MANILA, Philippines – Manuel "Manny" Pangilinan said he has talked with the Rufino-Prieto family and has agreed to divest and sell all his shares in the group of Philippine Daily Inquirer.
"As of today, technically no [we haven't sold it yet]; but we have an agreement to sell," Pangilinan told reporters on the sidelines of a briefing in Makati City on Friday, August 4.
Pangilinan, through Excel Pacific Holdings Corporation, owns a 13.08% stake in Philippine Daily Inquirer Incorporated and 25% stake in Inquirer Holdings Incorporated.
The Rufino-Prieto family, meanwhile, owns a 68% stake in Pentap Equities Holdings Corporation, which in turn owns 68.8% of Inquirer Holdings.
This comes after Ramon Ang, the chief of the country's most diversified conglomerate San Miguel Corporation, accepted the offer of the Rufino-Prieto family to buy all the family's shares in Inquirer group.
Ang had said that the valuation of the deal between him and the Rufino-Prieto family has yet to be determined, because they are still conducting their due diligence.
For Pangilinan, the intention of his divestment in Inquirer group is likely to give 100% ownership to Ang.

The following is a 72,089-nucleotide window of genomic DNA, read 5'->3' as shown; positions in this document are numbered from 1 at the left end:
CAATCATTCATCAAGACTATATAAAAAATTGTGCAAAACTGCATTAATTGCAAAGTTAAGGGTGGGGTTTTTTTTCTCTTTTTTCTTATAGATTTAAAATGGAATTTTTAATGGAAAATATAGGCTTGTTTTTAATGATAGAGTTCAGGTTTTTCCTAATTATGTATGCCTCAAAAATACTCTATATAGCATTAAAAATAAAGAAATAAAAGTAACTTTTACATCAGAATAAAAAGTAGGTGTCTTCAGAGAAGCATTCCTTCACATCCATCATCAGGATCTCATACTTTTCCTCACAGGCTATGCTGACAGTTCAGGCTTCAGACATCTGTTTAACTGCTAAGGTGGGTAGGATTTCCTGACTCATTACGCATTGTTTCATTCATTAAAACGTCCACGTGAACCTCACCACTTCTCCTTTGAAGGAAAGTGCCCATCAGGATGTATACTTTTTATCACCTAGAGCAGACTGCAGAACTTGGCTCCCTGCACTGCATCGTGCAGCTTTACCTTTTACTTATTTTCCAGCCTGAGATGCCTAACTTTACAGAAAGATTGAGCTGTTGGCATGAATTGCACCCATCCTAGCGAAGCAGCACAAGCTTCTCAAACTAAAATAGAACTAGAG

"We told them (Prietos) we are okay to divesting. We said we have no problem with that. So that the takeover will be seamless and we will not get in the way. I guess it will eventually wind up to Ang," Pangilinan added.
Pangilinan's group has interests in broadsheets BusinessWorld Publishing Corporation and PhilStar Daily Incorporated, as well as in broadcast units TV5 Corporation and Bloomberg TV Philippines. (READ: Ramon Ang and his media interests)
The share sale of Inquirer's majority stakeholders comes amid Duterte's attacks to the Rufino-Prieto family.
Marixi Prieto, chairperson of the Inquirer Group of Companies, had said the family's decision to divest after 25 years is a strategic business decision that they believe will maximize growth opportunities for the media outfit.
In the past few months, the family has been in the spotlight following repeated attacks by President Rodrigo Duterte who called out Inquirer for what he deemed to be unfair coverage of him.
Duterte followed these attacks by attempting to link the Prieto family to Briccio Santos, former official of the Film Development Council of the Philippines who received a large income in 2013 as the council's chair under the previous administration.
Duterte stepped up his attacks earlier this month when he threatened an exposé against Inquirer and its owners, hinting it owed P8 billion in unpaid taxes stemming from the family’s Mile Long Property in Makati City.
Should the share sale breach P1 billion, it will need the approval of the Philippine Competition Commission before the transaction gets implemented. – Rappler.com